Reports of potential breaches of patient privacy at Tri-City Medical Center in Oceanside, California have garnered the HIPAA-related attention you would expect, but are also raising questions about the availability and use of social networking sites from hospitals and other health care facilities. It seems some Tri-City employees posted personal details about patients on Facebook, calling into question the extent to which medical facilities have policies in place about accessing social media and, if access is allowed, about appropriate use to avoid privacy violations under HIPAA. The California Department of Public Health confirmed this week that it has opened its own investigation in to the alleged disclosures; the focus of the state-level inquiry appears to be compliance with or violation of the HIPAA Privacy Rule. This recent incident is far from an isolated occurrence, and as more hospitals move to enact social media policies, the examples set by policies published by major health industry companies like Kaiser Permanente suggest that health care organizations would be wise to err on the side of conservativeness when it comes to patient information. Specifically, while many policy definitions of protected health information that is the focus of HIPAA regulations enumerate specific attributes like name and date of birth, the Privacy Rule applies to all individually identifiable health information (45 CFR §160.103) and specific details about a patient communicated orally or in writing, even without referencing name, may fall under this category. Simply put, this means even a casual conversation by two hospital employees about a patient, if done in earshot of others not involved in the patient's care, likely constitute a HIPAA violation, and the same logic certainly applies to holding such a discussion online.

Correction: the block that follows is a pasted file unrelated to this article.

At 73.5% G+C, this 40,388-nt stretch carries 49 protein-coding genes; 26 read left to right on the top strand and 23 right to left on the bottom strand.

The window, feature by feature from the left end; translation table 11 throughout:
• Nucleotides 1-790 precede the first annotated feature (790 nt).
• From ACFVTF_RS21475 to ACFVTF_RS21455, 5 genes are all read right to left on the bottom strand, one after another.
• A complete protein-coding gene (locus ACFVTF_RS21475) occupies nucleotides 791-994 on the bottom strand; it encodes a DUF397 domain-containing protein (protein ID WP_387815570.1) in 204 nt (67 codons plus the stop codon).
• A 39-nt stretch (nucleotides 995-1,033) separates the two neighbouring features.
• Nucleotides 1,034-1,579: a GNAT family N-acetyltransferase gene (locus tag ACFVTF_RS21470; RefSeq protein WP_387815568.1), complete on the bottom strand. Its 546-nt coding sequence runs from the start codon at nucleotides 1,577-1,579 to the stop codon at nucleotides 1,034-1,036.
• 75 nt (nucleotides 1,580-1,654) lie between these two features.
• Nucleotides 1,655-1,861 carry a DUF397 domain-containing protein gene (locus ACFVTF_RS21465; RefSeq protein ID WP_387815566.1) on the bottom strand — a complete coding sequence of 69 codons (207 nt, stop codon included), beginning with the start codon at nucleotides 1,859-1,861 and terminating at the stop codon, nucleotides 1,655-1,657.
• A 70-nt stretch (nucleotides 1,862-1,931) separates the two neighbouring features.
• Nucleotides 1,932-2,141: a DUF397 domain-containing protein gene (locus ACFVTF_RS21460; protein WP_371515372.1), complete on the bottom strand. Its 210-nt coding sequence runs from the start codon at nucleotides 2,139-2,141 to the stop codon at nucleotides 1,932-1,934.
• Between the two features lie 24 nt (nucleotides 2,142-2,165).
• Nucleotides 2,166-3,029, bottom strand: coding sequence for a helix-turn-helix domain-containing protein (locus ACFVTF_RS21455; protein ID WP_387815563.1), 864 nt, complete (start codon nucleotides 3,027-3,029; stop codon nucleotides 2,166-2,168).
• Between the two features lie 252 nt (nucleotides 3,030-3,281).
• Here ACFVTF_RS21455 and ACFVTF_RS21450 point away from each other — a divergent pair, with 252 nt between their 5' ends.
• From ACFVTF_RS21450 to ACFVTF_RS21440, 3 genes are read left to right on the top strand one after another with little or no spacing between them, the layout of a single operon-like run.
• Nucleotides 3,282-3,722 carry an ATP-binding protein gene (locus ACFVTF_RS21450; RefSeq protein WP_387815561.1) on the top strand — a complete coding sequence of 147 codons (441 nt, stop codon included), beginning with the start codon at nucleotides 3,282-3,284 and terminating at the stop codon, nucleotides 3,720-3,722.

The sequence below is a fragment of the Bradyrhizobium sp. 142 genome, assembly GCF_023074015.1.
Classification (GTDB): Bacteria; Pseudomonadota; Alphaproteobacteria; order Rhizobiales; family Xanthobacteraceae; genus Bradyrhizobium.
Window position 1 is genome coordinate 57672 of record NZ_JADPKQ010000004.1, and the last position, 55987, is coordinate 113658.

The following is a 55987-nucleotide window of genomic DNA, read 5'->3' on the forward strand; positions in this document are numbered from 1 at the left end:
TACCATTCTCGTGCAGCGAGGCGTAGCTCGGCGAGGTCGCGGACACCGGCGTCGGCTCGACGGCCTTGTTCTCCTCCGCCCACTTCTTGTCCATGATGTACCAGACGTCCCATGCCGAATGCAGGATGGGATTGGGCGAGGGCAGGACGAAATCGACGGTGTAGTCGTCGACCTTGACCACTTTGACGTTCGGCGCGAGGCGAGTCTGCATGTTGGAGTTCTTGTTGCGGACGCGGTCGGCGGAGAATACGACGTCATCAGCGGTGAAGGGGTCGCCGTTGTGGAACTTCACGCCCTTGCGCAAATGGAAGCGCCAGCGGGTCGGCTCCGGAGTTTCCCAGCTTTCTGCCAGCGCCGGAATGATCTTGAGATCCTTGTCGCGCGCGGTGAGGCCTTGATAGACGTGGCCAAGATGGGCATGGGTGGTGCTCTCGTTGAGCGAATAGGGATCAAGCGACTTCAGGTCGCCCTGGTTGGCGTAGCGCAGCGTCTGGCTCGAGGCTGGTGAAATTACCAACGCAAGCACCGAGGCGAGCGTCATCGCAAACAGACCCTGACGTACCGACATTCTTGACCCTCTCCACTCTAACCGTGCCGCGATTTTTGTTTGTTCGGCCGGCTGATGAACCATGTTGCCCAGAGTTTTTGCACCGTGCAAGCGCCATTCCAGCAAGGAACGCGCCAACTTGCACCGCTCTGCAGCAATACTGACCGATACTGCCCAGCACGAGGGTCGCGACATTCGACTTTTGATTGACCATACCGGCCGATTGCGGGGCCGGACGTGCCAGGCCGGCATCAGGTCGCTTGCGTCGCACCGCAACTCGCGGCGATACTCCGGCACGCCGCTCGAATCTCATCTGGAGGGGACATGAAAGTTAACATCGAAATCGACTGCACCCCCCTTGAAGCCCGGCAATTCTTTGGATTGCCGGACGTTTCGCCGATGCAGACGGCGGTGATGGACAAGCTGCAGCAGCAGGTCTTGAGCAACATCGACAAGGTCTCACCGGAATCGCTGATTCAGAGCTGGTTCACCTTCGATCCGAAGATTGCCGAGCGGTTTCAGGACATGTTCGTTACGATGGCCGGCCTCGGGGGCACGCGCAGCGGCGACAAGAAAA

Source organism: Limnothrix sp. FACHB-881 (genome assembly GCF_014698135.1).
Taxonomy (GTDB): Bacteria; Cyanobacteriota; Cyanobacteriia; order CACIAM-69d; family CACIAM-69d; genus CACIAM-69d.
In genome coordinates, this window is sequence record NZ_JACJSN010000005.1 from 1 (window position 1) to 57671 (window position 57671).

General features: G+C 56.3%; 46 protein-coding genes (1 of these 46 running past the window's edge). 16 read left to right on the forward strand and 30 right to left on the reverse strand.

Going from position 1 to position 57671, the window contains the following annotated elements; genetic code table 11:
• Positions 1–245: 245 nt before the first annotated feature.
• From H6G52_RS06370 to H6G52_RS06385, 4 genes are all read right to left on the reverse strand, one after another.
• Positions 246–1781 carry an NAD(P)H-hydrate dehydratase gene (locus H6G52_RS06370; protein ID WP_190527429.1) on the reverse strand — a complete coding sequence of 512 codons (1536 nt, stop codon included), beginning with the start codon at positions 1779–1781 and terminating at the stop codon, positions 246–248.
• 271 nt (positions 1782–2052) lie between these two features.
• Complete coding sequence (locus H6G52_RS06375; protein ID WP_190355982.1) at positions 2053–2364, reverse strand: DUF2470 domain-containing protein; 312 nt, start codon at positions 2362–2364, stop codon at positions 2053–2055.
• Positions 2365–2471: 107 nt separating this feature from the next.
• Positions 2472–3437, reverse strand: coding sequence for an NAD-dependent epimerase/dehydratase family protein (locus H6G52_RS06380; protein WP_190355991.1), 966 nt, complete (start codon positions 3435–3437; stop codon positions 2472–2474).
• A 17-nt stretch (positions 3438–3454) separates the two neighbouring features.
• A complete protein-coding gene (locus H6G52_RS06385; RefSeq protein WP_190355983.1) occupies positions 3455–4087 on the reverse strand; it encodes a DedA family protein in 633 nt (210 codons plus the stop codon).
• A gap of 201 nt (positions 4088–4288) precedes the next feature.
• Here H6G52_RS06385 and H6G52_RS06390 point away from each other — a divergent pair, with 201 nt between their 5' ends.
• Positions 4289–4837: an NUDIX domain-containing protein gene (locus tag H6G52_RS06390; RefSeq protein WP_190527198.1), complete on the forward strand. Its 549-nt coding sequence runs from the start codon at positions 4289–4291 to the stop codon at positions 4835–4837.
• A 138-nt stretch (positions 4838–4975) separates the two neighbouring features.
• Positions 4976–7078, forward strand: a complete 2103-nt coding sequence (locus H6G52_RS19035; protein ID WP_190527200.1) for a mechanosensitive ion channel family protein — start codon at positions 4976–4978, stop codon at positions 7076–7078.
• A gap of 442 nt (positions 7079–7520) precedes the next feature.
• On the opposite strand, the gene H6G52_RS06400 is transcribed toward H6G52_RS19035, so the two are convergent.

Steve Gantz (Security Architecture)
Information security and privacy professional, researcher, teacher, and advocate. Recently completed a doctorate in management, with dissertation research focusing on the role of trust and distrust in achieving cooperation among organizations.